Next, we estimated the percentage of the “birth cohort vaccinated in the private sector” [Table 1], Column C] by applying estimated 4-year birth cohort (January 2012 to December 2015) based on the 2011 Census of Government of India) to the number of children vaccinated in the private sector during that period, whereas the “overall immunization coverage rate” [Table 1], Column D] was derived from WHO-UNICEF Coverage Evaluation Survey 2015. Finally, we calculated the “private sector vaccine share” [Table 1], Column E] for the selected vaccines by taking a ratio of the “children vaccinated in the private sector” to the “children vaccinated in public plus private sectors,” i.e., overall immunization coverage.
Another possible way to quickly arrive at private-sector vaccine share is by dividing vaccine sales estimates from IMS Health (now IQVIA) by the UNICEF coverage estimate for the selected vaccines. However, this approach limits the entire analysis only to those vaccines for which coverage estimates are available in UNICEF-CES, excluding all the newer vaccines, including those recently introduced in the UIP such as rotavirus and PCV. Second, even for the UIP vaccines, estimates on antigen-wise immunization coverage, across the public and private sector, are not available in the evaluation survey reports. Hence, we adopted a different methodological approach as explained above. All statistical analyses were conducted in the Microsoft Excel software.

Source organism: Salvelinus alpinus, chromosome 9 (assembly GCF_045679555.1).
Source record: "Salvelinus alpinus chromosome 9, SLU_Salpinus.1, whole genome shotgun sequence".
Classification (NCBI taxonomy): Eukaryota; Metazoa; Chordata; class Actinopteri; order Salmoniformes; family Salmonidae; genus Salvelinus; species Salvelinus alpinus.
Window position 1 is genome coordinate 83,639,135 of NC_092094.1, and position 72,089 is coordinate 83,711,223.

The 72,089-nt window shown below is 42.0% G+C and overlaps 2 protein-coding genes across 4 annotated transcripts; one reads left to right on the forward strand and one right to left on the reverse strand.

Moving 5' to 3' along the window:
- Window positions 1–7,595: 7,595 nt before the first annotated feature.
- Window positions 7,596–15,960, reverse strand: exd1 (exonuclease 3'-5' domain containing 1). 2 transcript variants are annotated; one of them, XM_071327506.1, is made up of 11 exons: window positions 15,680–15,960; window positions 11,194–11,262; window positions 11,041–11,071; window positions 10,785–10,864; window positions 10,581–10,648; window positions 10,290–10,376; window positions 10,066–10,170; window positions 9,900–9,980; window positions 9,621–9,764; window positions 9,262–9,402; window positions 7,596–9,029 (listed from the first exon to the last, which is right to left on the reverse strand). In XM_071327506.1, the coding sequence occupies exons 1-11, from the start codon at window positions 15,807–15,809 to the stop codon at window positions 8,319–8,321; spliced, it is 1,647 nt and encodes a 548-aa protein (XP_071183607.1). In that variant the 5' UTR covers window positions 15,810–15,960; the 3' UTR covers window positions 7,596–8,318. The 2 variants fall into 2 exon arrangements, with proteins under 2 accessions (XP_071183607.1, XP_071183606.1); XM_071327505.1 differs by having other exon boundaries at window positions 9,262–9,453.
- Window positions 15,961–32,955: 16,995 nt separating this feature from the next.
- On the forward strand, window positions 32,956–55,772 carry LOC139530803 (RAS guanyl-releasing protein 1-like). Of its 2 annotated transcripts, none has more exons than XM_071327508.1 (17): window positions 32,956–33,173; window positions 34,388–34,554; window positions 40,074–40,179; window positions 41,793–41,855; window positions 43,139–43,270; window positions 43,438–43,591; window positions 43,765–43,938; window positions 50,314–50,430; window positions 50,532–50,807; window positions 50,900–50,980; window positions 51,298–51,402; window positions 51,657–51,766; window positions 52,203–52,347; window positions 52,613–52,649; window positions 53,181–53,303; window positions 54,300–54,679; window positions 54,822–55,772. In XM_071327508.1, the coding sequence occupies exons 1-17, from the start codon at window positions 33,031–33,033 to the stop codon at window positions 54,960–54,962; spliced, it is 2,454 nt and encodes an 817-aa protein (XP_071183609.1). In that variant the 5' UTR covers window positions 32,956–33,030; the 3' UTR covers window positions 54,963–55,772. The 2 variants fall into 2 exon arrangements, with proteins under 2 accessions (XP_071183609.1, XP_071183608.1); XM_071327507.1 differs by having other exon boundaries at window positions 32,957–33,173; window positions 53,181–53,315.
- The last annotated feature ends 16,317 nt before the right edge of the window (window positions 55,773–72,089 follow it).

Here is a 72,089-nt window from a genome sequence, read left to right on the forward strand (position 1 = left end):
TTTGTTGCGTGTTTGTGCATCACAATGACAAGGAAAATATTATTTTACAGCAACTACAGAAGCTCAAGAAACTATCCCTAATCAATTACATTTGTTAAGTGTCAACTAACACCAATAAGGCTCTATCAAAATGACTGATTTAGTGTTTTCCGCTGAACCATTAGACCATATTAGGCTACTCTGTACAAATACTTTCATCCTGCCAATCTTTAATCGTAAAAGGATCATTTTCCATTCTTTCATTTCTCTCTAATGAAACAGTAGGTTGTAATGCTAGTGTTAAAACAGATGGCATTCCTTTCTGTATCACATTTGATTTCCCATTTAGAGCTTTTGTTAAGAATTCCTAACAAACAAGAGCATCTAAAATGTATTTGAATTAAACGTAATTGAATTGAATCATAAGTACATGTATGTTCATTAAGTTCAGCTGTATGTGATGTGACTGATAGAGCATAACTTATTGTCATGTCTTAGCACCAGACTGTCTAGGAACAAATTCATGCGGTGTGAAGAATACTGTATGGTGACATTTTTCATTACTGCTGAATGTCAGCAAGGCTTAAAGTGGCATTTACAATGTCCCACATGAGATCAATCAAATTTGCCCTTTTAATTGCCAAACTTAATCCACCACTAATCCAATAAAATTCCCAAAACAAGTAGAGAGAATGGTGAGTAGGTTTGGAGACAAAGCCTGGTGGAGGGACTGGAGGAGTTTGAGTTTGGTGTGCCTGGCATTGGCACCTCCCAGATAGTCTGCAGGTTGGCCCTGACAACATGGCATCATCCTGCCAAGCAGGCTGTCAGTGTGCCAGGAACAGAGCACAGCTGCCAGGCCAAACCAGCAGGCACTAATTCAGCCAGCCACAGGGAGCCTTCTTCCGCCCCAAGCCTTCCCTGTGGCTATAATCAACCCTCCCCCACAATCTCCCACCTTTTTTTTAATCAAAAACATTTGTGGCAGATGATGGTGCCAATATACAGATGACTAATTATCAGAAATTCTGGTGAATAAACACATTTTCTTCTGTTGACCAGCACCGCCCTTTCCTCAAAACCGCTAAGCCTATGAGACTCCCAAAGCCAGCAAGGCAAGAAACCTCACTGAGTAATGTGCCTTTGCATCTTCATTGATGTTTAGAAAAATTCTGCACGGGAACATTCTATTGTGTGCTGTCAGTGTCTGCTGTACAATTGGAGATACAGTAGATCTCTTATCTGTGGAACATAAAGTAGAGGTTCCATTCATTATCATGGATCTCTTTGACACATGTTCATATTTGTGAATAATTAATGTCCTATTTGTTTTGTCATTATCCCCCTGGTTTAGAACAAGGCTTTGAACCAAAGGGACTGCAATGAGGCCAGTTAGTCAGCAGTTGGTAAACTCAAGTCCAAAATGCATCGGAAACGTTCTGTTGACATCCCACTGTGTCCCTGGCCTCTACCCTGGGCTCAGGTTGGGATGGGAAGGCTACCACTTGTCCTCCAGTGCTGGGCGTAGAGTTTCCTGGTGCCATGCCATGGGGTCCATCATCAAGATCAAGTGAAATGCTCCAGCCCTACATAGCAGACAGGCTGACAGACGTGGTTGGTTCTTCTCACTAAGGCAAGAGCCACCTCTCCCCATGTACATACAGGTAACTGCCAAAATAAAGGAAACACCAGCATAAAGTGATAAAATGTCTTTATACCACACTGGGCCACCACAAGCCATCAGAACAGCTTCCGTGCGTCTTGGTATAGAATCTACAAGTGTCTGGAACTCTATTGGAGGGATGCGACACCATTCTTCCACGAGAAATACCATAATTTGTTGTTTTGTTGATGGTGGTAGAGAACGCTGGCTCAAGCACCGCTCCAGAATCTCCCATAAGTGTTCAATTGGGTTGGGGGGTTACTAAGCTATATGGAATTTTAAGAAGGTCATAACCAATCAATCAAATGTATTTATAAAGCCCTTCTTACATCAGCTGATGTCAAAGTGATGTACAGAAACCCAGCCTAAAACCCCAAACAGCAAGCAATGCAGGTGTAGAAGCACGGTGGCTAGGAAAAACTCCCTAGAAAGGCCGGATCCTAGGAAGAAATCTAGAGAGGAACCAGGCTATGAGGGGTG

We observed that the contribution of private sector in overall immunization coverage, defined as “private sector vaccine share” was the highest for BCG (19.23%), followed by HiB pentavalent (11.09%), hepatitis B (5.75%), OPV 3 (5.48%), DPT 3 (2.66%), and measles (2.17%) [Table 1], Column E]. For the newer vaccines (PCV, rotavirus, hepatitis A, and typhoid), which were not part of the UIP in 2015, almost all children (100%) received their vaccination in the private sector. The effective coverage rate at the country level for these vaccines was 4.2% for hepatitis A, 3.4% for rotavirus, 3.3% for typhoid (3.3%), and 2.5% for PCV.